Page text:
Journal of Sports Science and Medicine
Journal of Sports Science and Medicine
ISSN: 1303 - 2968   
Ios-APP Journal of Sports Science and Medicine
Androit-APP Journal of Sports Science and Medicine
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©Journal of Sports Science and Medicine (2021) 20, 482 - 491   DOI: https://doi.org/10.52082/jssm.2021.482

Research article
Training Load, Heart Rate Variability, Direct Current Potential and Elite Long Jump Performance Prior and during the 2016 Olympic Games
Joseph Coyne1, , Aaron Coutts2,3, Robert Newton1,4, G. Gregory Haff1,5
Author Information
1 School of Medical and Health Sciences, Edith Cowan University, Joondalup, Australia
2 Human Performance Research Centre, University of Technology Sydney (UTS), Moore Park Rd, Moore Park NSW 2021, Australia
3 School of Sport, Exercise and Rehabilitation, University of Technology Sydney (UTS), Moore Park Rd, Moore Park NSW 2021, Australia
4 School of Human Movement and Nutrition Sciences, The University of Queensland, St Lucia, Australia
5 Directorate of Psychology and Sport, University of Salford, Salford, Greater Manchester, United Kingdom

Joseph Coyne
✉ School of Medical and Health Sciences, Edith Cowan University, Joondalup, WA 6027, Australia
Email: coach@josephcoyne.com
Publish Date
Received: 26-02-2021
Accepted: 28-05-2021
Published (online): 15-06-2021
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ABSTRACT

The primary objective of this investigation was to investigate the relationships between training load (TL), heart rate variability (HRV) and direct current potential (DC) with elite long jump performance prior to and during the 2016 Olympics Games. Sessional ratings of perceived exertion (sRPE), training duration, HRV and DC were collected from four elite athletes (26.4 ± 1.4 years, height 1.83 ± 0.05 m, weight 68.9 ± 5.0 kg) for a 16-week period in qualification for and competition at the 2016 Olympic Games. Acute and chronic TL, training stress balance and differential load were calculated with three different smoothing methods. These TL measures along with HRV and DC were examined for their relationship to intra-athlete performance using repeated measure correlations and linear mixed models. Successful compared to unsuccessful intra-athlete performances were characterised by a higher chronic TL (p < 0.01, f2 = 0.31) but only when TL was exponentially smoothed. There were also negative correlations between HRV and performance (r = -0.55, p < 0.01) and HRV was significantly lower for more successful performances (p < 0.01, f2 = 0.19). Exponentially smoothed chronic TL was significantly higher and HRV was significantly lower for successful intra-athlete performances prior and during the 2016 Olympics Games in an elite group of long jump athletes. Monitoring sRPE and HRV measures and manipulating TL prior to competition seems worthwhile for elite long jump athletes.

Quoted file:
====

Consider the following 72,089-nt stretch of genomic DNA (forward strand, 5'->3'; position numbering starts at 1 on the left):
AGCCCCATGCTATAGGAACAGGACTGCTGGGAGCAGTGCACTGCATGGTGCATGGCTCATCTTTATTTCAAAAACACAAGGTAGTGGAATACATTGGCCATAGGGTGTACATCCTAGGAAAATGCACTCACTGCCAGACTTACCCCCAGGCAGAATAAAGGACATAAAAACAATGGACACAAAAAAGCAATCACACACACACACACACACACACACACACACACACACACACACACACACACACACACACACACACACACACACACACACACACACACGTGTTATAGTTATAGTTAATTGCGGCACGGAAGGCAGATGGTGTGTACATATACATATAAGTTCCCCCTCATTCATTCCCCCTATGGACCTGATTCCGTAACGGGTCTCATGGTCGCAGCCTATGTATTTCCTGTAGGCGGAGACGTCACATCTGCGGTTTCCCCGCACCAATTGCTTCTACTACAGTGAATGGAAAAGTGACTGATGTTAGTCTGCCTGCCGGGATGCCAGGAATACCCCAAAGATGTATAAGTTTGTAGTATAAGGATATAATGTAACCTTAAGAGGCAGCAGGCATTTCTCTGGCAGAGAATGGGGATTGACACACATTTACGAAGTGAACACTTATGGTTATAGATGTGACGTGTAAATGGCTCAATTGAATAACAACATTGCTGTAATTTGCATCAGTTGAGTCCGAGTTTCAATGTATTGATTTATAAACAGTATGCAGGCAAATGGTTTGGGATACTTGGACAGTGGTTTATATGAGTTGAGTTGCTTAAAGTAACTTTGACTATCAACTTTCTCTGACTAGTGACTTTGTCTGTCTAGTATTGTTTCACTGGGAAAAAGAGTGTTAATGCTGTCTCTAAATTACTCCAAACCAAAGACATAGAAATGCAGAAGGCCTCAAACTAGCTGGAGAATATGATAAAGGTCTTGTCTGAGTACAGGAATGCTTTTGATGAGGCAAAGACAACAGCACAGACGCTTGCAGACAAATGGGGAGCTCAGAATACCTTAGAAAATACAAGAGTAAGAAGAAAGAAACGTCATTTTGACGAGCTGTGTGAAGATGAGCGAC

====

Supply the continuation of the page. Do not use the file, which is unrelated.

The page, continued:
Key words: Monitoring, tapering, periodization


           Key Points
  • It seems worthwhile for practitioners to purposefully modify training to have adequate levels of chronic training load and increase training stress balance in elite long jump athletes.
  • There may be negative relationship between heart rate variability and competition performance in elite athletes.
  • Exponentially weighted moving averages may be more appropriate than simple moving averages to smooth training load data.
 
 
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